The Northern Territory has recorded one new case of COVID-19 following an outbreak that started in a central Australian mine.
A worker at Newmont’s Granites Mine, near Alice Springs, tested positive to the Delta variant of the virus overnight after travelling to Darwin on Friday.
He was a close contact of the first case, who tested positive to the Delta variant on Saturday after arriving at the mine on 18 June.
The new case was in quarantine at Darwin’s Centre for National Resilience at Howard Springs when he was diagnosed.
“[This is] proof swift action has kept this virus trapped,” Chief Minister Michael Gunner told reporters Thursday.
“With the Delta strain, we can not rely on the first test to give us comfort but there is no reason to believe he was infectious during this limited time in the community.”
It comes as Alice Springs entered its first full day of lockdown on Thursday.
More than 25,000 people were ordered to stay at home for 72 hours from 1pm local time on Wednesday.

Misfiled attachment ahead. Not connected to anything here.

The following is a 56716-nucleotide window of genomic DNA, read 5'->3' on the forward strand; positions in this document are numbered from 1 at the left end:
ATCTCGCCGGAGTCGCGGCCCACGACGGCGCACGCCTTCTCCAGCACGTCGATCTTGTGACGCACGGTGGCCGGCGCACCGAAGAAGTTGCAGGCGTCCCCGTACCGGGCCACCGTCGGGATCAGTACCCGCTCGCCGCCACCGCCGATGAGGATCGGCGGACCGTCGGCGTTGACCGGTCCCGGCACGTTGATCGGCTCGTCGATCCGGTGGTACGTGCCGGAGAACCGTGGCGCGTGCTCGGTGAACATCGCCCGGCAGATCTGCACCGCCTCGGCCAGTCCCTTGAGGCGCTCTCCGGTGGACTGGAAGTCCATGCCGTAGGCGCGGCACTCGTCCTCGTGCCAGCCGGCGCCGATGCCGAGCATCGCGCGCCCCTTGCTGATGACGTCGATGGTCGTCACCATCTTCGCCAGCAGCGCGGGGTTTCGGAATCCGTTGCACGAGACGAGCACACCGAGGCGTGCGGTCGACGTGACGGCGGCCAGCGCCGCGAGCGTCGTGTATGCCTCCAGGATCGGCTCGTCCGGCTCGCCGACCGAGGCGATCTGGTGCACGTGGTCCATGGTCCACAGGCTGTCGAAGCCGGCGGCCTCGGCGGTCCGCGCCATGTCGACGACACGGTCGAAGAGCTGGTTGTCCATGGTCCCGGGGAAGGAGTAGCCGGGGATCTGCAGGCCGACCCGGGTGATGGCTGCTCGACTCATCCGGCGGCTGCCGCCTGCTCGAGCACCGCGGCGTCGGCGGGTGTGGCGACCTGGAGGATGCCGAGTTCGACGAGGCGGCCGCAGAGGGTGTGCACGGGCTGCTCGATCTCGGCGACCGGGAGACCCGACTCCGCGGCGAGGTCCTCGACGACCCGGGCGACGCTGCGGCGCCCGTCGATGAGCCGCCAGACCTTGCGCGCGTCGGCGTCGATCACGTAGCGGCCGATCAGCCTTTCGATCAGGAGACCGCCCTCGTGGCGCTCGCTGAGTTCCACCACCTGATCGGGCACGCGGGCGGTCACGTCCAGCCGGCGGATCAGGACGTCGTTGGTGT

The health direction applied to everyone inside the Alice Springs town council boundary, including hundreds of Indigenous Australians living in camps.
Earlier on Thursday, Mr Gunner voiced concern about vaccination rates in the NT’s remote and vulnerable communities.
“The vulnerability of our population worries me a lot,” he told the ABC.
The crisis started on Saturday when a young Victorian man, who travelled to the mine on 18 June via a Brisbane quarantine hotel, tested positive for the virus.
More than 700 miners were immediately ordered to isolate in at the mine as authorities scrambled to track about 800 more who had flown to their homes around Australia after the infected miner arrived.
There are 16 cases linked to the outbreak.
Two infected workers were diagnosed at the mine and evacuated to the Howard Springs facility.
Another mine worker, who had travelled to NSW, was found to be positive for the virus, as were two co-workers who travelled to Queensland, along with a close contact of one of them.
A Darwin man in his 50s, who left the mine on Friday, also returned a positive test. He travelled to multiple venues, including Darwin’s Buff Club, for more than four hours before being ordered to quarantine.
Another mine worker and his wife and daughter also tested positive after the mine worker had travelled to their family home in Palmerston, 20km south of Darwin.
They were quarantined at the Howard Springs facility when diagnosed.
Darwin and its surrounding areas have been in lockdown since Sunday, with hopes restrictions will end on Friday after wastewater testing found no evidence of COVID-19 in the community.